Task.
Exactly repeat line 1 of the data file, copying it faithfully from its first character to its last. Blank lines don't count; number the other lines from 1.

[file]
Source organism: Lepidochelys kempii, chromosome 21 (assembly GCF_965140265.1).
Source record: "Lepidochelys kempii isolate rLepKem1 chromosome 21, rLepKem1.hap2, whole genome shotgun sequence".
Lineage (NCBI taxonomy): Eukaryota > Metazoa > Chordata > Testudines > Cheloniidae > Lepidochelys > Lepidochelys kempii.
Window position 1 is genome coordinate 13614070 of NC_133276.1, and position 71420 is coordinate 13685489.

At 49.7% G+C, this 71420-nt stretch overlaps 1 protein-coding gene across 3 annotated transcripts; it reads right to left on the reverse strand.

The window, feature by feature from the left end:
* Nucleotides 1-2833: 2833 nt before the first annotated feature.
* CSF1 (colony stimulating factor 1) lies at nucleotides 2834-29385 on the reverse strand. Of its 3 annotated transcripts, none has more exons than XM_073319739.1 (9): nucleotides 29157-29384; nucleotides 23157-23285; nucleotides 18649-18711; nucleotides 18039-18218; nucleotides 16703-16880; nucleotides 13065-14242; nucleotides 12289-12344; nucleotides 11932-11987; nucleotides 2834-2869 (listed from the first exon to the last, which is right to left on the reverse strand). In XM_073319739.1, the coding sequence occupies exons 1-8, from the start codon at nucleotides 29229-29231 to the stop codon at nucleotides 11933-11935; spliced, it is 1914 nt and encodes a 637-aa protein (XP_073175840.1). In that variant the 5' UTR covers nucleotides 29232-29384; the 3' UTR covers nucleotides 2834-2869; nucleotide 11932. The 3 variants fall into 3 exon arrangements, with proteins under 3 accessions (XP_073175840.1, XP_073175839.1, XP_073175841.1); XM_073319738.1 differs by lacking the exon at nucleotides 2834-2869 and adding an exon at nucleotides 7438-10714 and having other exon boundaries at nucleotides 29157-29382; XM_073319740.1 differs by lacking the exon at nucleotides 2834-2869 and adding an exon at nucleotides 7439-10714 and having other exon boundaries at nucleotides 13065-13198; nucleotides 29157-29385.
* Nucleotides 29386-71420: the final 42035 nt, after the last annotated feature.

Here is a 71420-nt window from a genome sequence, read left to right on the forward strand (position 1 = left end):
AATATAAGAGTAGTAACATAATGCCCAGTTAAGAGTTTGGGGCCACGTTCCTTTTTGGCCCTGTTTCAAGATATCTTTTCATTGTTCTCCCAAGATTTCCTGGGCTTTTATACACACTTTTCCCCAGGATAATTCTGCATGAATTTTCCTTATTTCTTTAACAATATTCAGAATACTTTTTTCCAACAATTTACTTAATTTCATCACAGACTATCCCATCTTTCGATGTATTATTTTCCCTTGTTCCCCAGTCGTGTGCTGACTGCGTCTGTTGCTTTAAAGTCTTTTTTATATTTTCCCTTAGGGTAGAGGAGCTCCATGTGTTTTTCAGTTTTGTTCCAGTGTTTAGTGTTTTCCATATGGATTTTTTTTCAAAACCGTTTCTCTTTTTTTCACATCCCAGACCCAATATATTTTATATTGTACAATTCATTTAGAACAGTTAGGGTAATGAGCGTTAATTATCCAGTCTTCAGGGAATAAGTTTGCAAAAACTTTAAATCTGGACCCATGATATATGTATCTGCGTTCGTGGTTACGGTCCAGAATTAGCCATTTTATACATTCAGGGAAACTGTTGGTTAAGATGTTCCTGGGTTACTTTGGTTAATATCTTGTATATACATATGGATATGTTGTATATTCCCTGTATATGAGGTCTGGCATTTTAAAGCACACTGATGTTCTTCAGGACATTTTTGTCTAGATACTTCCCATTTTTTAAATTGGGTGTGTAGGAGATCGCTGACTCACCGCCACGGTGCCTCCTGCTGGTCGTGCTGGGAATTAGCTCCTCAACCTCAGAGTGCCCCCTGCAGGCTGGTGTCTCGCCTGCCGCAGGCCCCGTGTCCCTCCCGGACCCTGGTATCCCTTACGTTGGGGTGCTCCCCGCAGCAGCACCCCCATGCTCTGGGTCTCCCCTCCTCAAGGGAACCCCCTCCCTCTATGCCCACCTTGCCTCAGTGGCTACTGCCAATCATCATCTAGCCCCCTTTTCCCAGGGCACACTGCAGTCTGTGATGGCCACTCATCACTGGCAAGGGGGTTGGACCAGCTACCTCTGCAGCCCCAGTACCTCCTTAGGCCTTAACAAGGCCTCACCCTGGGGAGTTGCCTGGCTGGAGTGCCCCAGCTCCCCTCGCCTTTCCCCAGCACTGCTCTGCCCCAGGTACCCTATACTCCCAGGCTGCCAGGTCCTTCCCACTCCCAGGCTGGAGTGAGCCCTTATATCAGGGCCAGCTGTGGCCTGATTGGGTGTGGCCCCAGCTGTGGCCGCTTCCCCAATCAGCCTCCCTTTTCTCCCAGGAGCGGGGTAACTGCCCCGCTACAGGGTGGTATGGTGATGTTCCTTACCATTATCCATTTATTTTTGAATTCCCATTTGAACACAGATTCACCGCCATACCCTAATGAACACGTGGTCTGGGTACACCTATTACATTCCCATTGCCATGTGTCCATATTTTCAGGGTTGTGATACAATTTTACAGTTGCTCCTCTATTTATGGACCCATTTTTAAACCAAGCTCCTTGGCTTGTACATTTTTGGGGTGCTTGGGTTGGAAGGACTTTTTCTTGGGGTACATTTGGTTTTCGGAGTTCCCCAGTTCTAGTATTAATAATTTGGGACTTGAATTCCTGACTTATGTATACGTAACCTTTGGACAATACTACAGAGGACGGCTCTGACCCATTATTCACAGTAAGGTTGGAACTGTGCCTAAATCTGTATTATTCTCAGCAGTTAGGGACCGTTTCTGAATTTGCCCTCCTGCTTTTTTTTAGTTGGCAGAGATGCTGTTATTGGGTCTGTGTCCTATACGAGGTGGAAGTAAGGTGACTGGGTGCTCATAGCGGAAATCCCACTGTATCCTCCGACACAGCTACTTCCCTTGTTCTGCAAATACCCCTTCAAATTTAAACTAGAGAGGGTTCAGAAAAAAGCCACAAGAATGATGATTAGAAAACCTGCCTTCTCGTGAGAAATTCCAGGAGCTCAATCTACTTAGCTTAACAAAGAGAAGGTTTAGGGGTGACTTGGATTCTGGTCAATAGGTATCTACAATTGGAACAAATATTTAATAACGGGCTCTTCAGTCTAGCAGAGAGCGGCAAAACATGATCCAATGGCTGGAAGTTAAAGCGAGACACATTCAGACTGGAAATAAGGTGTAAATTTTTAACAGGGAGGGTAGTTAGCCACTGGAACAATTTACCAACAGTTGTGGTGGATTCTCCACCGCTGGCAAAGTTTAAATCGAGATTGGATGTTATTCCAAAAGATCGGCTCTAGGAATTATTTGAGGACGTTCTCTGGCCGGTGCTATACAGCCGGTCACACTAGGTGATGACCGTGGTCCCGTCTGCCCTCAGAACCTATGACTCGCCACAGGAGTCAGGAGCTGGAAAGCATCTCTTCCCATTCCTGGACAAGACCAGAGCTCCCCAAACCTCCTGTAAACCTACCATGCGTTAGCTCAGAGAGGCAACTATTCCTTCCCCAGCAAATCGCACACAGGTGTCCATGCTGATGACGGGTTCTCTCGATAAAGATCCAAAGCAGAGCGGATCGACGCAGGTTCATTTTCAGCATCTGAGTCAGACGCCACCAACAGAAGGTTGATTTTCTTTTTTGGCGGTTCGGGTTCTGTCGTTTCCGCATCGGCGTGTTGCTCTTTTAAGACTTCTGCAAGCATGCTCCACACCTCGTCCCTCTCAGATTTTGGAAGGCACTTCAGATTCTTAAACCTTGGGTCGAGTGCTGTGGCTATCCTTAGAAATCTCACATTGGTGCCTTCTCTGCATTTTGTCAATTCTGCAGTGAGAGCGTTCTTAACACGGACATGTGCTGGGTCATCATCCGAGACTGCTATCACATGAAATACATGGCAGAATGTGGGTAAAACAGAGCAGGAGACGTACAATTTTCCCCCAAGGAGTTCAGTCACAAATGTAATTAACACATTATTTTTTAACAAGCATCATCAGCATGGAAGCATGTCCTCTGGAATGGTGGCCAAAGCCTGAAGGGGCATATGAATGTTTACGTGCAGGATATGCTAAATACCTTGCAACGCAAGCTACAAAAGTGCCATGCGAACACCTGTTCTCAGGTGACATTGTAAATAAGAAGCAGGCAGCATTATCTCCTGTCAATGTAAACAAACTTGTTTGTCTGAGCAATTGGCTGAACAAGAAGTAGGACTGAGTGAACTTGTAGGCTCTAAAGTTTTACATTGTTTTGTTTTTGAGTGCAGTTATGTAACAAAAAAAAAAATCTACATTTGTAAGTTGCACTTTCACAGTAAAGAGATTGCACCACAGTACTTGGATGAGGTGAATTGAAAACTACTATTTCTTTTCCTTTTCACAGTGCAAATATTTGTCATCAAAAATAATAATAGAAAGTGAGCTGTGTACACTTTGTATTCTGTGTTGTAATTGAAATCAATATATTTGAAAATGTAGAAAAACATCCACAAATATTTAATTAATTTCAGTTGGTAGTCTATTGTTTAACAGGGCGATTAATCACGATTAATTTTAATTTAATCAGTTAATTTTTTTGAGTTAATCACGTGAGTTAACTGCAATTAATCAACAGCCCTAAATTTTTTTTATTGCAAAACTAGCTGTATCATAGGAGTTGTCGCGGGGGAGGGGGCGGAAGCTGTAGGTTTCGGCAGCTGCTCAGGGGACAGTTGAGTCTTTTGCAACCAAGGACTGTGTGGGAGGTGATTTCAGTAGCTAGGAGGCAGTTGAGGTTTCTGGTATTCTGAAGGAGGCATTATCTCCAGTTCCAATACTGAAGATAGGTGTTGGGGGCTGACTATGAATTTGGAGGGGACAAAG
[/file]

Source organism: Lepidochelys kempii, chromosome 21 (assembly GCF_965140265.1).